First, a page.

¶15. (C) The A/S offered that a forum could be organized in Nigeria with World Bank President Robert Zoellick speaking to a wide audience. Under Secretary for Economic, Energy, and Agricultural Affairs Bob Hormats would be invited as well to lend his knowledge of Africa. The forum would be shaped with the broader picture in mind, not just oil. This would not be sponsored by the IOCs. Members of the business community and individuals that were committed to making oil meaningful to Nigeria’s future would be asked to participate. Talk would center on “over the horizon” issues, where Nigeria has gone right and where it has gone wrong. Two or three fora would be defined with key people to spark debate. Religious tensions, North-South issues, the lack of capacity in the GON, narco-trafficking, the growing irrelevance of Nigeria, as Princeton Lyman has suggested, could be potential subjects. Nigeria is at a critical financial and political threshold and the entire nation could possibly tip backwards permanently, per A/S Carson.
¶16. (C) What is the status of America’s influence in Africa and how does it compare to China, Fawthrop queried? The influence of the United States has increased in Africa, the A/S countered. The United States’ reputation is stable and its popularity is the highest in Africa compared to anywhere else in the world. Obama has helped to increase that influence. “We must manage the expectations of the Obama administration” offered the A/S. The United States does not consider China a military, security or intelligence threat. China is a very aggressive and pernicious economic competitor with no morals. China is not in Africa for altruistic reasons. China is in Africa for China primarily. A secondary reason for China’s presence is to secure votes in the United Nations from African countries. A third reason is to prove that Taiwan is not an issue. There are trip wires for the United States when it comes to China. Is China developing a blue water navy? Have they signed military base agreements? Are they training armies? Have they developed intelligence operations? Once these areas start developing then the United States will start worrying. The United States will continue to push democracy and capitalism while Chinese authoritarian capitalism is politically challenging. The Chinese are dealing with the Mugabe’s and Bashir’s of the world, which is a contrarian political model, A/S Carson stated.
¶17. (C) A/S Carson effectively provided the IOCs with a rationale for the United States’ interest in Nigeria and its commitment to the country. This commitment seems more substantial than the IOCs given the prospect of the PIB and the current state of play in Nigeria. Providing the IOCs with statements of support through continuing if not increasing the USG presence in Nigeria will be important in determining the increasing, decreasing or non-existent role of the IOCs in the future in Nigeria. As the A/S stated, if we can have a substantial presence in Pakistan, why not Nigeria? END COMMENT.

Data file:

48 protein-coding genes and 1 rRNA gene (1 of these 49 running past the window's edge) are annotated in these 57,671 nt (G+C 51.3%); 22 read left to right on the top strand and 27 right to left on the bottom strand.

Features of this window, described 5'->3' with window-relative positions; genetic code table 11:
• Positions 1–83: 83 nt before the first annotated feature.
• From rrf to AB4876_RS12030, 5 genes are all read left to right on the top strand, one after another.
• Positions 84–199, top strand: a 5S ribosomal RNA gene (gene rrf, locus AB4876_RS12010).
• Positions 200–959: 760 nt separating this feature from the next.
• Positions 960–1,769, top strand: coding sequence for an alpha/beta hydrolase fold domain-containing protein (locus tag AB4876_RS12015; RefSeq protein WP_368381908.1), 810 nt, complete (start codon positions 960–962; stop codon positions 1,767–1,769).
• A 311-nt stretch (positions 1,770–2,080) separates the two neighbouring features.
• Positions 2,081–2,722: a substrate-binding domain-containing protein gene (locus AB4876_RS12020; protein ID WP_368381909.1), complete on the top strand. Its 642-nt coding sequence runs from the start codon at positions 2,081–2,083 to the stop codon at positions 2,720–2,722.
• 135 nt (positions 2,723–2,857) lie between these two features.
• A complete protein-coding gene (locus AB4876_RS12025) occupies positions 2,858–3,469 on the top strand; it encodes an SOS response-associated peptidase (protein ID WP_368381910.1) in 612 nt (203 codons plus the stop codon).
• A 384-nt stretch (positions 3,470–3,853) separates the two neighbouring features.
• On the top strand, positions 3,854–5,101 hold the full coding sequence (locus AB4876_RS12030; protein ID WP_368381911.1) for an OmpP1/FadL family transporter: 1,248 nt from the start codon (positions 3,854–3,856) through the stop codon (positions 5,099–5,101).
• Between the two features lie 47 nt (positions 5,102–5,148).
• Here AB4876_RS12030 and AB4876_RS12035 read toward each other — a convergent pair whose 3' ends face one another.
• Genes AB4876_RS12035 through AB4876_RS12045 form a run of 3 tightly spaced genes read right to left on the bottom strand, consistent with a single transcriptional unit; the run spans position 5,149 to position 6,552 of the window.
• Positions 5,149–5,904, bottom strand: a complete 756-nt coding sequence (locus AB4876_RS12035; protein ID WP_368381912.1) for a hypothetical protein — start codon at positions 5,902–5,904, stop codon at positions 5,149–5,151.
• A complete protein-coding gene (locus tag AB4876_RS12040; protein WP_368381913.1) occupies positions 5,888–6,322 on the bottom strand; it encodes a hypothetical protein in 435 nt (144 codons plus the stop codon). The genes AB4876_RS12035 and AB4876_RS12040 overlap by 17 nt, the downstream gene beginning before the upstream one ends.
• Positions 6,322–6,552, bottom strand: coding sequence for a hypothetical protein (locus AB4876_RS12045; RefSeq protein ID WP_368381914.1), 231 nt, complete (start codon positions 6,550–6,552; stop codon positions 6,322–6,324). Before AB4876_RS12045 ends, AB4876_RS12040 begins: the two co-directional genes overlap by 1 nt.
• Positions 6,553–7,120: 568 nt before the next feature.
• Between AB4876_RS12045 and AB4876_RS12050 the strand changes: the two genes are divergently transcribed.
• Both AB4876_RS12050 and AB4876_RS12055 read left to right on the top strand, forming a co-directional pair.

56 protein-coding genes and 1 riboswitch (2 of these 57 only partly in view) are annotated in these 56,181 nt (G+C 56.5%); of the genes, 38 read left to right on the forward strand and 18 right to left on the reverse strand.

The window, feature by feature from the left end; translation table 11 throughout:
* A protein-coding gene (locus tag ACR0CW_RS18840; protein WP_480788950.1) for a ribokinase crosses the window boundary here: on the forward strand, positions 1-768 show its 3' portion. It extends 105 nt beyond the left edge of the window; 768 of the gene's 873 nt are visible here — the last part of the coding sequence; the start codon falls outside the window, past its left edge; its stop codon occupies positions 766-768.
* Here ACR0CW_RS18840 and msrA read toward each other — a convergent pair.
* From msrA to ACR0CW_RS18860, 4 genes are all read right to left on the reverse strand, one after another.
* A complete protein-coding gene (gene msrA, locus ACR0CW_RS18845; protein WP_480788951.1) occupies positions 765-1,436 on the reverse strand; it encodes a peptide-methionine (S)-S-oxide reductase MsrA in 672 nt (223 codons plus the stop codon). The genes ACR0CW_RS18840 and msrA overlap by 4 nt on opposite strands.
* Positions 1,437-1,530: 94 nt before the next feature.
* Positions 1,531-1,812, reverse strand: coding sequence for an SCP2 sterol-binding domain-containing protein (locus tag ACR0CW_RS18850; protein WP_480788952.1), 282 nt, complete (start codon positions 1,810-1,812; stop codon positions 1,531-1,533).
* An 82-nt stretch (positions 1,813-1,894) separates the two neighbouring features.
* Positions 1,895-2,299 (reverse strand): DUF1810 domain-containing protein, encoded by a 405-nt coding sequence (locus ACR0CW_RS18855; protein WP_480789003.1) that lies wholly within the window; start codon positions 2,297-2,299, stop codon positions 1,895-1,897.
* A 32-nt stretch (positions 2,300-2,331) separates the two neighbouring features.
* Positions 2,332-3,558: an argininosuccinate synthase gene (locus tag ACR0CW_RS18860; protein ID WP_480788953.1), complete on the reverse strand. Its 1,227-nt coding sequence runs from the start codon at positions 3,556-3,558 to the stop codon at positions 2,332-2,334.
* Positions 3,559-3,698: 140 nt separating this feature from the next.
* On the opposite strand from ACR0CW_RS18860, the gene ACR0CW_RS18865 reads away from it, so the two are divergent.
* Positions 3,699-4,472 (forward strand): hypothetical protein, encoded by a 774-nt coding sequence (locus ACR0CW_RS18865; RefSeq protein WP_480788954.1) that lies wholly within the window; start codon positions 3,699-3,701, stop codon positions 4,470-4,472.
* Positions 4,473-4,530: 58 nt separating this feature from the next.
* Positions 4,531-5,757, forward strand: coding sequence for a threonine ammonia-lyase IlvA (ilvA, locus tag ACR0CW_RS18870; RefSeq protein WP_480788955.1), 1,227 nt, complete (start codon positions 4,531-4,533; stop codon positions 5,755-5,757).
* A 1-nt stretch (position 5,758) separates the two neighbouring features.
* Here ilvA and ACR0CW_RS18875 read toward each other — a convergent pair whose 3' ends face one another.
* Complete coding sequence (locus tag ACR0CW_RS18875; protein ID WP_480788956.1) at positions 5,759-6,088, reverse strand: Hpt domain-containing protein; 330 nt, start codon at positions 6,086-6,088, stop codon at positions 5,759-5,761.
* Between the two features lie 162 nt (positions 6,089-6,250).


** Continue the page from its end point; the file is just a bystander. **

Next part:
LAGOS 00000075 005 OF 005
¶18. (U) A/S Carson did not have an opportunity to clear this cable before departing post. BLAIR

us embassy cables – Royal Dutch Shell owns the Nigerian govt

Tuesday, 20 October 2009, 06:17
C O N F I D E N T I A L SECTION 01 OF 04 ABUJA 001907
EO 12958 DECL: 02/04/2029
Classified By: Deputy Chief of Mission Dundas McCullough for reasons 1.4. (b & d).
Ref: Abuja 1836




1. (C) Shell EVP for Shell Companies in Africa met with the Ambassador on October 13 to discuss the status of the proposed Petroleum Industry Bill. She said the GON wanted the National Assembly to pass the bill by November 17 and that the international oil companies would have to move quickly if the House passed the bill in the coming weeks. She said there was “total alignment” among the IOCs and with the Nigerian oil companies. She said it would be helpful if the Embassy would continue to deliver low-level messages of concern and call on the Speaker of the House to see where he stood on the bill. She expected the situation in the Niger Delta to be “quiet” until the end of the year but would get “out-of-hand” when the election cycle starts up at the end of the year. Shell’s views of the PIB track closely with ExxonMobil’s views as reported in reftel. END SUMMARY.